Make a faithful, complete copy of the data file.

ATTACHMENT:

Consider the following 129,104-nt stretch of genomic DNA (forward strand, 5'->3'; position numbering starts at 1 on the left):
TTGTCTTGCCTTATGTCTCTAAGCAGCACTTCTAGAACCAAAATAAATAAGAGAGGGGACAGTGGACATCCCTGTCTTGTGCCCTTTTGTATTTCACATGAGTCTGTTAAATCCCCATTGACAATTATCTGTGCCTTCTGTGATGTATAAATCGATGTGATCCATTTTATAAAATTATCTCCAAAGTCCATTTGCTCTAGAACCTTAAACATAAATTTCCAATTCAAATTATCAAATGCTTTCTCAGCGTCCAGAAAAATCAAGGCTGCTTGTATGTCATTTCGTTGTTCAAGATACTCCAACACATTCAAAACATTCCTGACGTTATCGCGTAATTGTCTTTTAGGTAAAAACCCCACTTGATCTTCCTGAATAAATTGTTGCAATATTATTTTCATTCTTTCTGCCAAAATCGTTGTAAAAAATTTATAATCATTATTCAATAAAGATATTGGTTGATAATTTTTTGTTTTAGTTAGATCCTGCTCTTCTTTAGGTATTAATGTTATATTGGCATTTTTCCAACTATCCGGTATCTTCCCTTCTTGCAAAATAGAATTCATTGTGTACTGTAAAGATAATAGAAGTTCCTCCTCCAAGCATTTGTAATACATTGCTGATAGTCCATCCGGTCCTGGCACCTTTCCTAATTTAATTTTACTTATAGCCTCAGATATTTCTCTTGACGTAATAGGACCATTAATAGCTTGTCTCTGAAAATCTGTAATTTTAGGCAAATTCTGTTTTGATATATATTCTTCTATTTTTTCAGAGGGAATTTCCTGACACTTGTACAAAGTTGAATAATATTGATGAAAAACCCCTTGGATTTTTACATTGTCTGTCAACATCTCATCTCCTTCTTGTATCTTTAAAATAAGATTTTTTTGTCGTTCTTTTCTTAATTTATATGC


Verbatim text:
Consider the following 129,104-nt stretch of genomic DNA (forward strand, 5'->3'; position numbering starts at 1 on the left):
TTGTCTTGCCTTATGTCTCTAAGCAGCACTTCTAGAACCAAAATAAATAAGAGAGGGGACAGTGGACATCCCTGTCTTGTGCCCTTTTGTATTTCACATGAGTCTGTTAAATCCCCATTGACAATTATCTGTGCCTTCTGTGATGTATAAATCGATGTGATCCATTTTATAAAATTATCTCCAAAGTCCATTTGCTCTAGAACCTTAAACATAAATTTCCAATTCAAATTATCAAATGCTTTCTCAGCGTCCAGAAAAATCAAGGCTGCTTGTATGTCATTTCGTTGTTCAAGATACTCCAACACATTCAAAACATTCCTGACGTTATCGCGTAATTGTCTTTTAGGTAAAAACCCCACTTGATCTTCCTGAATAAATTGTTGCAATATTATTTTCATTCTTTCTGCCAAAATCGTTGTAAAAAATTTATAATCATTATTCAATAAAGATATTGGTTGATAATTTTTTGTTTTAGTTAGATCCTGCTCTTCTTTAGGTATTAATGTTATATTGGCATTTTTCCAACTATCCGGTATCTTCCCTTCTTGCAAAATAGAATTCATTGTGTACTGTAAAGATAATAGAAGTTCCTCCTCCAAGCATTTGTAATACATTGCTGATAGTCCATCCGGTCCTGGCACCTTTCCTAATTTAATTTTACTTATAGCCTCAGATATTTCTCTTGACGTAATAGGACCATTAATAGCTTGTCTCTGAAAATCTGTAATTTTAGGCAAATTCTGTTTTGATATATATTCTTCTATTTTTTCAGAGGGAATTTCCTGACACTTGTACAAAGTTGAATAATATTGATGAAAAACCCCTTGGATTTTTACATTGTCTGTCAACATCTCATCTCCTTCTTGTATCTTTAAAATAAGATTTTTTTGTCGTTCTTTTCTTAATTTATATGC